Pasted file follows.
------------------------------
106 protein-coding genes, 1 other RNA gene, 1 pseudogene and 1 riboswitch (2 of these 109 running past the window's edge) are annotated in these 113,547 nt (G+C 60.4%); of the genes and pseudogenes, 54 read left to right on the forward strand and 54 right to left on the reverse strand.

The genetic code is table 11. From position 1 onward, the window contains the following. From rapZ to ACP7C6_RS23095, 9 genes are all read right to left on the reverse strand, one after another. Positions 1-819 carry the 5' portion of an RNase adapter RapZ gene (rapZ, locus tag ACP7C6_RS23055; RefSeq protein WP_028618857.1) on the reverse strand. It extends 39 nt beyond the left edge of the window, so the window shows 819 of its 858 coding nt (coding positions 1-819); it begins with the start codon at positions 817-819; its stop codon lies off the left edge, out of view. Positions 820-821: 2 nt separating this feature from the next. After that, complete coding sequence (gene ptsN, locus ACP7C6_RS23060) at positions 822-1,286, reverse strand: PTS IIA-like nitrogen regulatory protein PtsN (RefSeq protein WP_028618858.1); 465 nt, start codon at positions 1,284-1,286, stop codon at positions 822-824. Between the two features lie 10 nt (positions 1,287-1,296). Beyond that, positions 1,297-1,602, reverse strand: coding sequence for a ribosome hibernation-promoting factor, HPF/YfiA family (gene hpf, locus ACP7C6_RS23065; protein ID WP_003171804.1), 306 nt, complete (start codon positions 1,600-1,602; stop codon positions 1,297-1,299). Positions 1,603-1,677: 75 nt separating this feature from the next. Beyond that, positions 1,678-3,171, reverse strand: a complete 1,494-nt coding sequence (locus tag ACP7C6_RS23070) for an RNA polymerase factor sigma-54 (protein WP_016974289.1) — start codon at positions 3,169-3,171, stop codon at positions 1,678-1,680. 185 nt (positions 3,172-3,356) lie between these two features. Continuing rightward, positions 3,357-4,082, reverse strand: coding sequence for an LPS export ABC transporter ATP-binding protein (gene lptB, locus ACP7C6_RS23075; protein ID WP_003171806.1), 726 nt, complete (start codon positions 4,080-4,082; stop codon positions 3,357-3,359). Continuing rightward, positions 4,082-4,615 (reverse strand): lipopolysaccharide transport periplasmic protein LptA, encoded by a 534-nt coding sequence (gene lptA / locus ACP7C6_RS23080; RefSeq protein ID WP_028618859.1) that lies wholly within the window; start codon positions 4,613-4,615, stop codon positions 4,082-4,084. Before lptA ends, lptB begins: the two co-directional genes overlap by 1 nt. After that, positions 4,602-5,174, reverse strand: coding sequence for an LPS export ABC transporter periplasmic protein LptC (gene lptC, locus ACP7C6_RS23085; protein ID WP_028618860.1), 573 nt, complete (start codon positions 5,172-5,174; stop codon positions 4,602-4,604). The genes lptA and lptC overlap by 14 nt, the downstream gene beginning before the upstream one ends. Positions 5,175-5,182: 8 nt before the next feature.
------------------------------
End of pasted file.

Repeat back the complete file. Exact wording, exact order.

106 protein-coding genes, 1 other RNA gene, 1 pseudogene and 1 riboswitch (2 of these 109 running past the window's edge) are annotated in these 113,547 nt (G+C 60.4%); of the genes and pseudogenes, 54 read left to right on the forward strand and 54 right to left on the reverse strand.

The genetic code is table 11. From position 1 onward, the window contains the following. From rapZ to ACP7C6_RS23095, 9 genes are all read right to left on the reverse strand, one after another. Positions 1-819 carry the 5' portion of an RNase adapter RapZ gene (rapZ, locus tag ACP7C6_RS23055; RefSeq protein WP_028618857.1) on the reverse strand. It extends 39 nt beyond the left edge of the window, so the window shows 819 of its 858 coding nt (coding positions 1-819); it begins with the start codon at positions 817-819; its stop codon lies off the left edge, out of view. Positions 820-821: 2 nt separating this feature from the next. After that, complete coding sequence (gene ptsN, locus ACP7C6_RS23060) at positions 822-1,286, reverse strand: PTS IIA-like nitrogen regulatory protein PtsN (RefSeq protein WP_028618858.1); 465 nt, start codon at positions 1,284-1,286, stop codon at positions 822-824. Between the two features lie 10 nt (positions 1,287-1,296). Beyond that, positions 1,297-1,602, reverse strand: coding sequence for a ribosome hibernation-promoting factor, HPF/YfiA family (gene hpf, locus ACP7C6_RS23065; protein ID WP_003171804.1), 306 nt, complete (start codon positions 1,600-1,602; stop codon positions 1,297-1,299). Positions 1,603-1,677: 75 nt separating this feature from the next. Beyond that, positions 1,678-3,171, reverse strand: a complete 1,494-nt coding sequence (locus tag ACP7C6_RS23070) for an RNA polymerase factor sigma-54 (protein WP_016974289.1) — start codon at positions 3,169-3,171, stop codon at positions 1,678-1,680. 185 nt (positions 3,172-3,356) lie between these two features. Continuing rightward, positions 3,357-4,082, reverse strand: coding sequence for an LPS export ABC transporter ATP-binding protein (gene lptB, locus ACP7C6_RS23075; protein ID WP_003171806.1), 726 nt, complete (start codon positions 4,080-4,082; stop codon positions 3,357-3,359). Continuing rightward, positions 4,082-4,615 (reverse strand): lipopolysaccharide transport periplasmic protein LptA, encoded by a 534-nt coding sequence (gene lptA / locus ACP7C6_RS23080; RefSeq protein ID WP_028618859.1) that lies wholly within the window; start codon positions 4,613-4,615, stop codon positions 4,082-4,084. Before lptA ends, lptB begins: the two co-directional genes overlap by 1 nt. After that, positions 4,602-5,174, reverse strand: coding sequence for an LPS export ABC transporter periplasmic protein LptC (gene lptC, locus ACP7C6_RS23085; protein ID WP_028618860.1), 573 nt, complete (start codon positions 5,172-5,174; stop codon positions 4,602-4,604). The genes lptA and lptC overlap by 14 nt, the downstream gene beginning before the upstream one ends. Positions 5,175-5,182: 8 nt before the next feature.